Lias Saoudi is anxiously smoking outside the bar, weighed down slightly on one side by the thick paperback novels shoved into his jacket pocket. The air outside is crisp enough to be caffeinated. Alphabet City is just waking up for the night. When I ask him what he’s reading, his eyes dart around quickly under a formidable mess of dark, sticky hair. Saoudi is perplexed that anyone from the press would want to talk to him, despite being the crux of Sean Lennon’s latest project and the grungy, underground legend from Fat White Family. (For the record, he’s reading Who Owns the Future? by Jaron Lanier and something of the Dan Brown variety).
“I’ve eaten a few too many codeine. I feel a little bit tired. Not tired, but like, spaced, you know?” he says after several lengthy pauses. I nod as if I’m well-versed in the symptoms of a codeine daze. “I hate being onstage – no I love being onstage!” he interjects rapidly. “Which one?” I laugh. “Ahh, both. It’s very liberating, but I hate the preamble. I get really bad stage fright, so I try to numb it.”
Stage fright is the very last thing you’d expect from Saoudi, who has a penchant for stripping stark naked during shows and using his bodily fluids like paint. In his defense, it takes a lot to shock a generation that was born and raised on shock. But with Sean Lennon acting as fatherly mentor in recent months, he and fellow Fat White Family member Saul Adamczewski have reigned things in a bit. Smash them together with the UK’s Eccentronic Research Council and you have The Moonlandingz, the Lennon-described “fictional band” that is now breaking through in the grimiest corners of the psychedelic punk scene.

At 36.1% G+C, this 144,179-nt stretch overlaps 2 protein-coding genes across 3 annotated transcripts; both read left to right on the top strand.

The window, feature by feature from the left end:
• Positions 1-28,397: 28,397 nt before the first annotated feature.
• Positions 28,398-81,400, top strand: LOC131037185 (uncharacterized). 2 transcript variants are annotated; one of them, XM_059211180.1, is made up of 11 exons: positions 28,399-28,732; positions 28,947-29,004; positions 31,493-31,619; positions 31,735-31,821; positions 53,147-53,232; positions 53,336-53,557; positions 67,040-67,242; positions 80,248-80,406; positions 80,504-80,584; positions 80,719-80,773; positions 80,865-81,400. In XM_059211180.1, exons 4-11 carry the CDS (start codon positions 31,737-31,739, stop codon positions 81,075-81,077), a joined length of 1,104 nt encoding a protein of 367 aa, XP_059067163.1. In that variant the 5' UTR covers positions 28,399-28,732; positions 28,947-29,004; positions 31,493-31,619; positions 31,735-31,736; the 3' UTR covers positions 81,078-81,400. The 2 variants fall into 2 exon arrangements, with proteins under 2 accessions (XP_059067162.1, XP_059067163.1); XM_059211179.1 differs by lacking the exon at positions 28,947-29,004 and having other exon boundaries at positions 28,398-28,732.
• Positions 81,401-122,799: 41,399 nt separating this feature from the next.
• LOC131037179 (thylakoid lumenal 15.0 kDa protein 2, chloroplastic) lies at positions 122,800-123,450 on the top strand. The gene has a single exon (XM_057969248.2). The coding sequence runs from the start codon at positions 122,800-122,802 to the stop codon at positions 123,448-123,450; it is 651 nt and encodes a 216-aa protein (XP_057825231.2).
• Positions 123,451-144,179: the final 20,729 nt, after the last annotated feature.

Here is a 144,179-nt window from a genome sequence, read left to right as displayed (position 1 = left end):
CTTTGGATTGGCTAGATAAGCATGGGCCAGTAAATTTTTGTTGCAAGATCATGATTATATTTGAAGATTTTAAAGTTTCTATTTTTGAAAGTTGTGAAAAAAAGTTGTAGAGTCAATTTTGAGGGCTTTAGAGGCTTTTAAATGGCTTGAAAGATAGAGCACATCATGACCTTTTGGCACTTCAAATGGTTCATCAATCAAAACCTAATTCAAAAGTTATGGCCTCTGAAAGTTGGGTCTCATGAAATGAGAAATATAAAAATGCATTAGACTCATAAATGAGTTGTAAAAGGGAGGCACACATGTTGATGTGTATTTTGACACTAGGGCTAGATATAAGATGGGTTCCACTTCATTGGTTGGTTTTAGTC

Appropriately (a word that doesn’t get much use where Fat White Family is concerned), The Moonlandingz’ US premiere was a secret show in E.Vil’s newest and spookiest venue, Berlin – located under longstanding watering hole 2A. With a narrow staircase carving the way down, Berlin is deep enough under the city that Dante could have been a regular. Making it a true inferno, Saoudi was soon millimeters from the audience, growling and screaming in the warm bath of red lights. Judging from his trademark aroma, it’s still the only kind of bath he subscribes to. The letter R was drawn all over his body in a liquid that only glowed red on camera, and a bottle of water had replaced the books in his pocket. But it was a foaming Red Stripe that held most of his attention as he convulsed to The Moonlandingz’ groovy sound, his eyes filled with terror.
“This song is called… something something red rose?” slurred Adamczewski, while his counterpart either struggled to untangle his mic cords or attempted to knit a sweater with them (jury’s still out). But as frenzied as The Moonlandingz were, each new progression seemed to soak them in a kind of agonizing bliss. The elegantly-dressed crowd was right there with them, draping themselves in the sound like they did with their furs. It doesn’t get much trippier than Sean Lennon suddenly materializing behind you; pole vaulting over your shoulders to go shred guitar with Lias Saoudi. When the whole thing was through, I had a much better understanding of the high he’d described.
Article: Olivia Isenhart
Photos: Shayne Hanley